My beagle on a hot summer day (Photo credit: Cara Suppa)
Ever step outside in mid-July and think, “Woof! Is it too hot!”? You can find many dog days of summer quote examples referring to this scorching, sultry weather, and because the phrase is so old, they go back hundreds, even thousands, of years!
Being the curious sort, I had to look into it — after all, I’m like a dog with a bone when it comes to a cool phrase. I was surprised to discover how often writers and other famous people have referenced the dog days of summer.
If you’re like me, you might have assumed that we call them “the dog days of summer” because when it’s that hot outside, our dogs get lethargic, restless, and pant a lot. That’s not it all.
From July 3 to August 11, the dog days of summer was a phrase first coined by the Greeks, who noticed the hottest days of the year coincided with the star Sirus, the Dog Star, rising with the sun.
If that’s not poetic and made for literature, I don’t know what is. Let’s look at some of the best places you can find dog days of summer quote or reference to Sirius, the Dog Star.
“Priam saw him first, with his old man’s eyes/A single point of light on Troy’s dusty plain/Sirius rises late in the dark, liquid sky/ On summer nights, star of stars/Orion’s Dog they call it brightest/Of all, but an evil portent, bringing heat/And fevers to suffering humanity/Achilles’ bronze gleamed like this as he ran.” — Homer, The Iliad, c. 600 BCE
I know this is a long one, but the extended metaphor is compelling. In the Illiad, Achilles is coming for Hector at the start of the Trojan War. Notice how they compare Achilles’ brilliant armor to the suffocating heat that the Dog Star brings in summer.
“Some husbandmen, of late, have found the way/a hilly heap of stones above to lay/and press the plants with shards of potters’ clay/This fence against immoderate rain they found/or when the dog-star cleaves to the thirsty ground.” — Virgil, Georgics, c. 29 BCE
Virgil, better known for his epic poem The Odyssey, was writing here about winemakers 2,000 years ago. Do you think Roman vintners still use this method?
(Image source: Pixabay)
“…for there be sometimes of the years wherein purga∣things ought not to bee ministered, as in Somer, especially the Doggie days, as they are commonly called, during the time that the Sunne is in Leo…” — Phillip Moore, The Hope of Health, 1564
Moore was writing a health treatise during the Elizabethan period, and here his topic was bloodletting (or bleeding). He strongly advises against bleeding people during the “doggie daies”; I — and all of the modern medicine — would have to advise against it at all.
“He carried his own low temperature always about with him; he iced his office in the dog-days; and didn’t thaw it one degree at Christmas.” Charles Dickens, A Christmas Carol, 1843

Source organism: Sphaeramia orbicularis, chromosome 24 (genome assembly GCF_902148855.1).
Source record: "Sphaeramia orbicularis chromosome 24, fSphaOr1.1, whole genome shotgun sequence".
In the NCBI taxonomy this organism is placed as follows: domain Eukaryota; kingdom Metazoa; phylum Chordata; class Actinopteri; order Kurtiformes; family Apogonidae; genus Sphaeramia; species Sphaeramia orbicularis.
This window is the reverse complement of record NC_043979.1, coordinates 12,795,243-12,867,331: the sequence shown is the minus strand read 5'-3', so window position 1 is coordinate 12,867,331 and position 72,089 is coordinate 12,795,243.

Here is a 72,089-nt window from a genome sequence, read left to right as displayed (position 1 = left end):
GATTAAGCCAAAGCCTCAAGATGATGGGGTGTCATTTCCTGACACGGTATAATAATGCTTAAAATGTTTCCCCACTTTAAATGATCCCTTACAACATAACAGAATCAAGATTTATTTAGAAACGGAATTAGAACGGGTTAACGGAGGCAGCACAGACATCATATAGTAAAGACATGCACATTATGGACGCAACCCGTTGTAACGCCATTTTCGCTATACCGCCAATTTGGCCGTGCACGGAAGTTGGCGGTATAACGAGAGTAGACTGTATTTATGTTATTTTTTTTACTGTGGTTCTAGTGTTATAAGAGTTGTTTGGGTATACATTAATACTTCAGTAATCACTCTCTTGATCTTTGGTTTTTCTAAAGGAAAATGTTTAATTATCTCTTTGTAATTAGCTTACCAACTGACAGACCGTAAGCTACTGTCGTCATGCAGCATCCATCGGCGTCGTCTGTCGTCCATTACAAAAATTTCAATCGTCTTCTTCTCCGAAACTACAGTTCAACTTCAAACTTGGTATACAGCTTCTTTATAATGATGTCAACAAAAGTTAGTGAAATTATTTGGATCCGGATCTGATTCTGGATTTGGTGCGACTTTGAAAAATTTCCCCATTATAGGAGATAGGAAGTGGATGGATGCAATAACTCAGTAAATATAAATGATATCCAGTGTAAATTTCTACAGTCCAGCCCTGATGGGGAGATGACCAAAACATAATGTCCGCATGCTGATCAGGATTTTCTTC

The “he” is Ebenezer Scrooge, of course, and I think it’s so neat that a phrase like “dog days” sounds just as natural in work from Victorian England as it does today.
“Dog days bright and clear/Indicate a good year;/But when accompanied by rain,/We hope for better times in vain.” — Henry Harrison Chase Dunwoody, Weather Proverbs, 1883
For Dunwoody, as long as the dog days of summer were dry and sunny, the crops would be good. I think everyone’s moods would be better, too.
“Now came the dog days—day after day of hot, still summer, when for hours at a timing light seemed the only thing that moved; the sky-sun, clouds and breeze-awake above the drowsing downs.” — Richard Adams, Watership Down, 1972
If this passage from Watership Down doesn’t put you right in the thick of the heat, I don’t know what will. It’s an utterly perfect description of the dog days.
“…strange and breathless days, the dog days, when people are led to do things they are sure to be sorry for after.” — Natalie Babbitt, Tuck Everlasting, 1975
What’s cool about this quote is how it evokes the Grecian belief that people went “mad” during this period of summer. I also appreciate the word “breathless,” as the heat can be so intense it feels like it’s difficult to breathe outside.
Diary of a Wimpy Kid: Dog Days, Jeff Kinney, 2007
The title of the 2007 Jeff Kinney kids book refers to the main character’s summer break from school, a break that is marked by many adventures and some mishaps, notably caused by the family’s new dog.
My son loved this book when he was little, and if you have kids, there is also a movie!
“The dog days are over/the dog days are done.” — Florence + the Machine, Dog Days Are Over, 2008
For fans of folksy, female-fronted indie music, the Florence + the Machine tune is a great listen. She sings, The song’s protagonist has been through a rough patch in life but is onto better, brighter things — perhaps as bright as the Dog Star itself?
“In Iceland, we called him Jörundur, the Dog-Day King, and he is in his way the only king we have ever had.” — Einar Már Guðmundsson, Hundadagar, 2015
Do yourself a huge favor and read up on Jörundur, a Danish adventurer who proclaimed himself King of Iceland in the 19th century. His “rule” lasted about two months, coinciding with — you guessed it — the dog days of summer. This guy was quite the force of nature himself.
“Stocks to buy for the ‘dog days’ of summer.” — Jeff Remsburg, article headline for Investorplace, 2020
Writing on July 6, Remsburg is referencing the stock market’s “dog days,” or the period during which trading is a lot slower than usual. I bet when it’s that slow, all the traders would rather be at home with their pups.
Even if you aren’t a history buff like me, it’s still fascinating how the phrase “dog days of summer” is so widely used over the last 2,000+ years. While it might not have much to do with any actual dogs, if you’re like me, just hearing it makes you want to bring your pup a fresh, cold bowl of water.